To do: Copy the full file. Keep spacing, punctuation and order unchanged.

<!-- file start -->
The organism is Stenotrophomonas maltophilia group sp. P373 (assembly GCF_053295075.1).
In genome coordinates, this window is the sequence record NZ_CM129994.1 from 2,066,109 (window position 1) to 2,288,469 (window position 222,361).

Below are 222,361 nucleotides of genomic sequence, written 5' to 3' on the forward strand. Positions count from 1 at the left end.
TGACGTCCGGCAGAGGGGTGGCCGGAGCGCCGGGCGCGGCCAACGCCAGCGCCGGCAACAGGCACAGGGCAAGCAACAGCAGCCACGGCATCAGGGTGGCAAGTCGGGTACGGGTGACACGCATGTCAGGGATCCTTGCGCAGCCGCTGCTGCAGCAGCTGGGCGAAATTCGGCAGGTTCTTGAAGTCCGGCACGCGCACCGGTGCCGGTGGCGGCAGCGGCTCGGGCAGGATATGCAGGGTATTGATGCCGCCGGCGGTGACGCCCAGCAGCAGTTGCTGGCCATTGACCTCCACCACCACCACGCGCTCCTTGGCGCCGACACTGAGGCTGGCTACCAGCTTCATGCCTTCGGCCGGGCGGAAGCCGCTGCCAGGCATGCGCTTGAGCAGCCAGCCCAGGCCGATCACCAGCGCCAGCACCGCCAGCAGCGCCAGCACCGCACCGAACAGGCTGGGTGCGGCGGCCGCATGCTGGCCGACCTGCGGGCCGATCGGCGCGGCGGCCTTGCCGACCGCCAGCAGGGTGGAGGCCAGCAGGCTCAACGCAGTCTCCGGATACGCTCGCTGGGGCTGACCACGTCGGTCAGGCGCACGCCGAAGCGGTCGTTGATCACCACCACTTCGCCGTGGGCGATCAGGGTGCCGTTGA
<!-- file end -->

The organism is Stenotrophomonas maltophilia group sp. P373 (assembly GCF_053295075.1).
In genome coordinates, this window is the sequence record NZ_CM129994.1 from 2,066,109 (window position 1) to 2,288,469 (window position 222,361).

Below are 222,361 nucleotides of genomic sequence, written 5' to 3' on the forward strand. Positions count from 1 at the left end.
TGACGTCCGGCAGAGGGGTGGCCGGAGCGCCGGGCGCGGCCAACGCCAGCGCCGGCAACAGGCACAGGGCAAGCAACAGCAGCCACGGCATCAGGGTGGCAAGTCGGGTACGGGTGACACGCATGTCAGGGATCCTTGCGCAGCCGCTGCTGCAGCAGCTGGGCGAAATTCGGCAGGTTCTTGAAGTCCGGCACGCGCACCGGTGCCGGTGGCGGCAGCGGCTCGGGCAGGATATGCAGGGTATTGATGCCGCCGGCGGTGACGCCCAGCAGCAGTTGCTGGCCATTGACCTCCACCACCACCACGCGCTCCTTGGCGCCGACACTGAGGCTGGCTACCAGCTTCATGCCTTCGGCCGGGCGGAAGCCGCTGCCAGGCATGCGCTTGAGCAGCCAGCCCAGGCCGATCACCAGCGCCAGCACCGCCAGCAGCGCCAGCACCGCACCGAACAGGCTGGGTGCGGCGGCCGCATGCTGGCCGACCTGCGGGCCGATCGGCGCGGCGGCCTTGCCGACCGCCAGCAGGGTGGAGGCCAGCAGGCTCAACGCAGTCTCCGGATACGCTCGCTGGGGCTGACCACGTCGGTCAGGCGCACGCCGAAGCGGTCGTTGATCACCACCACTTCGCCGTGGGCGATCAGGGTGCCGTTGA